Moore v. Hughes Helicopters, Inc., a Div. of Summa Corp.

Decision Date16 June 1983
Docket Number81-6022,Nos. 81-5747,s. 81-5747
Citation708 F.2d 475
Parties32 Fair Empl.Prac.Cas. 97, 32 Empl. Prac. Dec. P 33,688 Tommie Y. MOORE, Plaintiff-Appellant, v. HUGHES HELICOPTERS, INC., A DIVISION OF SUMMA CORPORATION, Defendant-Appellee.
CourtU.S. Court of Appeals — Ninth Circuit

Cecil W. Marr, Loew & Marr, Los Angeles, Cal., for plaintiff-appellant.

Kenneth A. Anderson, Gibson, Dunn & Crutcher, Los Angeles, Cal., for defendant-appellee.

Appeal from the United States District Court for the Central District of California.

Before CHOY and WALLACE, Circuit Judges, and THOMPSON, * District Judge.

CHOY, Circuit Judge:

This case concerns the proper use of the "disparate impact" model of proof in employment discrimination cases. Tommie Moore is a black female employee of Hughes Helicopters, Inc. ("Hughes"), a manufacturer of commercial and military helicopters. Moore, suing on behalf of a class of black female Hughes employees, alleges that Hughes has discriminated against black females in violation of Title VII of the Civil Rights Act of 1964, as amended, 42 U.S.C. Secs. 2000e, et seq. 1 The alleged discrimination occurred in the selection of employees for supervisory and upper-level craft positions from 1975 through 1979. The case went to trial before Judge Robert J. Kelleher in October 1980. At the conclusion of Moore's case, Hughes moved for an involuntary dismissal pursuant to Fed.R.Civ.P. 41(b). In May 1981, the case was transferred to Judge Manuel L. Real, to whom, by stipulation of the parties, the Rule 41(b) motion was submitted on the transcript and exhibits from the presentation of Moore's case. On August 27, 1981, the district court granted Hughes' motion and made an award of costs.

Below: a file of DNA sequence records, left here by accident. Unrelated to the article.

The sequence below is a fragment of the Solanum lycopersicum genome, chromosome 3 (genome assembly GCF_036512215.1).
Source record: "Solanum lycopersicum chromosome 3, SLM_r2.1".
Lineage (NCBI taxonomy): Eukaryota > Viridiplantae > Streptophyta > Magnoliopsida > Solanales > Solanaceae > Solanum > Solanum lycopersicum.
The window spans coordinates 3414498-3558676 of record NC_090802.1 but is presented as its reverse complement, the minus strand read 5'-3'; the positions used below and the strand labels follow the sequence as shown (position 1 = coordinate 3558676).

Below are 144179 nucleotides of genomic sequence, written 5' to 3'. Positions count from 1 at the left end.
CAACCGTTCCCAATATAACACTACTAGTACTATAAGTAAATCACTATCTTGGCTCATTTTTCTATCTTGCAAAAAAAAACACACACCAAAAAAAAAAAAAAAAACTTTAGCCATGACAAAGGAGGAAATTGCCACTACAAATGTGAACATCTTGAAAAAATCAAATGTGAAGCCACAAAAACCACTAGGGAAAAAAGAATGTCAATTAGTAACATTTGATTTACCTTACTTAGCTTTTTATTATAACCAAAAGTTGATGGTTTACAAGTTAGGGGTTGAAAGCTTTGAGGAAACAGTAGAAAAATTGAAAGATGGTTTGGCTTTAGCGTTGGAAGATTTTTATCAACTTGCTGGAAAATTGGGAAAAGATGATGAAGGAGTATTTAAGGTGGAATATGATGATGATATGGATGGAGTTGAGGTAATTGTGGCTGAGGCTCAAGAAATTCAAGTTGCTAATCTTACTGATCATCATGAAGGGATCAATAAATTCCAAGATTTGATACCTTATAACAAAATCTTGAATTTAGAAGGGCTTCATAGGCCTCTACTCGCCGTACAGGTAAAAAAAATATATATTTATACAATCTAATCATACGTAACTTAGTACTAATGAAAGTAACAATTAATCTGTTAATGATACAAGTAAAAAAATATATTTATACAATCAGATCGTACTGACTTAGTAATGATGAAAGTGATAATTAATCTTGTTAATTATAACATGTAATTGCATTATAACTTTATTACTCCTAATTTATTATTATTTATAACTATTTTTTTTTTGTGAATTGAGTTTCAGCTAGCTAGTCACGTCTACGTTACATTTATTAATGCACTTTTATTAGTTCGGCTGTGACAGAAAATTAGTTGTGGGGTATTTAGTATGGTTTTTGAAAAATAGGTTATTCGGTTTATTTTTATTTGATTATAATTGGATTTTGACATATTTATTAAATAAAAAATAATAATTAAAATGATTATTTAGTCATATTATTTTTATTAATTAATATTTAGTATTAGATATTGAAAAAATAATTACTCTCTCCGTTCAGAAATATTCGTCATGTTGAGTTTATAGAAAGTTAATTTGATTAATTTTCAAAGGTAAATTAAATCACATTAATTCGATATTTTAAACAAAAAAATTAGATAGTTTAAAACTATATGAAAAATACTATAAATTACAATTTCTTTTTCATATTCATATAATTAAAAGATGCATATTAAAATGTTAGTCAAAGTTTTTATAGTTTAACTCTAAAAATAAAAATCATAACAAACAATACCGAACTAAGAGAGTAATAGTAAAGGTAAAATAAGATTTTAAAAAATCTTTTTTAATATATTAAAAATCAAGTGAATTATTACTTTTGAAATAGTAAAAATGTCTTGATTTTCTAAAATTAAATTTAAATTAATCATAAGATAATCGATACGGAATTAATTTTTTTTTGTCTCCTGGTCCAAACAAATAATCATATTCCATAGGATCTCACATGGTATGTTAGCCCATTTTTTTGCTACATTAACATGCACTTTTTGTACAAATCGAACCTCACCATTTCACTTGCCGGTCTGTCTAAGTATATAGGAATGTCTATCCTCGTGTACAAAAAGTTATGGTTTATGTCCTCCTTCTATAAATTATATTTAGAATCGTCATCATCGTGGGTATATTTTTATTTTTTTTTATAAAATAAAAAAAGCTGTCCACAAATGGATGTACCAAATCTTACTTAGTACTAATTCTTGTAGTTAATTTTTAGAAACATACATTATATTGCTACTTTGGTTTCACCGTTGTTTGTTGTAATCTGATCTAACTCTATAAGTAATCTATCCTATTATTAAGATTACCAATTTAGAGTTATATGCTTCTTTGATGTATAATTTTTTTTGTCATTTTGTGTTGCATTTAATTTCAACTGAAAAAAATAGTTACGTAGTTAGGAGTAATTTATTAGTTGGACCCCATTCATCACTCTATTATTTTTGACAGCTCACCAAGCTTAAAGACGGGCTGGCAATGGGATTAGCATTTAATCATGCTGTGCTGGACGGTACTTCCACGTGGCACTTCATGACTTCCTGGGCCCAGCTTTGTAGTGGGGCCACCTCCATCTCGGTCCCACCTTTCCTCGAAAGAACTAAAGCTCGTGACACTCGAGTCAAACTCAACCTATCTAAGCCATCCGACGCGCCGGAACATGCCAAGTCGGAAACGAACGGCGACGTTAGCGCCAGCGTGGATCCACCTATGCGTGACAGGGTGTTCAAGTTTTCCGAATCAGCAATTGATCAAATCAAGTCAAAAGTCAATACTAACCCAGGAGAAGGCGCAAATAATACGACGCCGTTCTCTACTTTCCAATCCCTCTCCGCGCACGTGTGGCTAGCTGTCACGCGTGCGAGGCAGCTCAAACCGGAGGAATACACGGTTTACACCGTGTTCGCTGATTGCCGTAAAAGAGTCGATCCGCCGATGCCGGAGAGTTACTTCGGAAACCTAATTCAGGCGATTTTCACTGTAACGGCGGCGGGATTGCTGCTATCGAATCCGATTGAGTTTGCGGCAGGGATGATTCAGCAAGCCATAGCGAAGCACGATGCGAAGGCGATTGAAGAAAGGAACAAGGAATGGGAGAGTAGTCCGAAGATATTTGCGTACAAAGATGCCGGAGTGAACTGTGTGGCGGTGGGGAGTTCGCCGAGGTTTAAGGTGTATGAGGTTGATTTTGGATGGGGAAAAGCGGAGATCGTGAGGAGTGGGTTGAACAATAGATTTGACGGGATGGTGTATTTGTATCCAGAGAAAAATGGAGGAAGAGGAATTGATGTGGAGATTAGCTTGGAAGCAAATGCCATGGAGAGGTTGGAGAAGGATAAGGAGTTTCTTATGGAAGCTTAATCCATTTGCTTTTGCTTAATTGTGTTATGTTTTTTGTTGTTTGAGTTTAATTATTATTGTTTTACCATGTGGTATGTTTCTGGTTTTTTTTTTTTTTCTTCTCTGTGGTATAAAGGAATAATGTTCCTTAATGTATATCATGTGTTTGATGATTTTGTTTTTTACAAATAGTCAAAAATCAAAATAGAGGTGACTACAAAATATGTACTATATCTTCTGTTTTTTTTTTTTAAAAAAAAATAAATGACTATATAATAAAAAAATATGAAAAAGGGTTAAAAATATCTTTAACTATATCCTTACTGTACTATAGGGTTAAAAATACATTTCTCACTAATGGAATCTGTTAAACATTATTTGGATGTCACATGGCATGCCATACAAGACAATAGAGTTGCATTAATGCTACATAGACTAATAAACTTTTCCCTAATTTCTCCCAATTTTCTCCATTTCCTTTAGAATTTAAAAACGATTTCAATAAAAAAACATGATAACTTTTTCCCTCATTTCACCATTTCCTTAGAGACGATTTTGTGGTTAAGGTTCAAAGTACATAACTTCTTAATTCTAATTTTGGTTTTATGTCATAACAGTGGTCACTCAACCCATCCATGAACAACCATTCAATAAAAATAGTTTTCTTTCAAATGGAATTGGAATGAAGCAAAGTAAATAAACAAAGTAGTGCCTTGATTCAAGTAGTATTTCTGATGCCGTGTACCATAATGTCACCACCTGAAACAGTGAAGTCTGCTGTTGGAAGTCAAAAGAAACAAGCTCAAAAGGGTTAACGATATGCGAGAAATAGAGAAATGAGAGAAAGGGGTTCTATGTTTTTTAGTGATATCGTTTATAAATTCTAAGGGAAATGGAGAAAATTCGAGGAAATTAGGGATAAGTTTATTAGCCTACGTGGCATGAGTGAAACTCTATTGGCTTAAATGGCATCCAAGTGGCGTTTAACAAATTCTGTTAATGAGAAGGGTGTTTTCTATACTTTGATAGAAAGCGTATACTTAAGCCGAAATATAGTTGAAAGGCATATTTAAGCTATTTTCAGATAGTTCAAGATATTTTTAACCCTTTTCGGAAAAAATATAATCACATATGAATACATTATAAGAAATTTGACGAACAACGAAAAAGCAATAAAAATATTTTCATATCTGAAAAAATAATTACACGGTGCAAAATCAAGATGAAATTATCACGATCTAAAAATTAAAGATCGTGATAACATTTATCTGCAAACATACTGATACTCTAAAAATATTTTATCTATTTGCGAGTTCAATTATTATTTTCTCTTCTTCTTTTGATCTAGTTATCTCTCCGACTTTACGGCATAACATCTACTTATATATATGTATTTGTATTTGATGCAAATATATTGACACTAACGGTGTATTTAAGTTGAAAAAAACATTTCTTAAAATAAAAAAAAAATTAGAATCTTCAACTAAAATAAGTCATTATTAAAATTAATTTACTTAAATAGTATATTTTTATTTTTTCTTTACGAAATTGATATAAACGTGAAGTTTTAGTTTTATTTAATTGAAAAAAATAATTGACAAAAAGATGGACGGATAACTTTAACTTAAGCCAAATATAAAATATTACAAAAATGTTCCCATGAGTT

Moore appeals the dismissal of her case, the denial of her earlier motion for summary judgment, the limited scope of the class certification, and the award of court costs to Hughes. We affirm the district court.


Hughes is an aerospace employer located primarily in Culver City, California. At the time of trial, Hughes employed over 4,000 persons. Among these employees, 1,562, including the present plaintiff class, were within a bargaining unit represented by the Electronics and Space Technicians, Local No. 1553 AFL-CIO ("EAST"). The EAST unit encompasses 192 different job classifications that range in complexity from janitorial positions to highly skilled machinist, mechanic, and electrician positions. The job classifications have each been assigned a labor grade to reflect rates of pay. Labor Grade 1 is the lowest paid job and Labor Grade 20 is the highest.

Moore claims that her class of black female EAST unit employees has been discriminated against in the selection of employees for Labor Grades 15-20, and for the position of "first level supervisor." The core of Moore's case is a statistical summary of Hughes' work force in the disputed job classifications broken down by race and sex. On the dates set forth below, composition of Labor Grades 15-20 by race and sex within the EAST bargaining unit was as follows:

                                 9/24/76       10/2/77       10/1/78        6/3/79
                Total          245   (100%)  292   (100%)  323   (100%)  435   (100%)
                White Males    209  (85.3%)  246  (84.2%)  260  (80.5%)  339  (77.9%)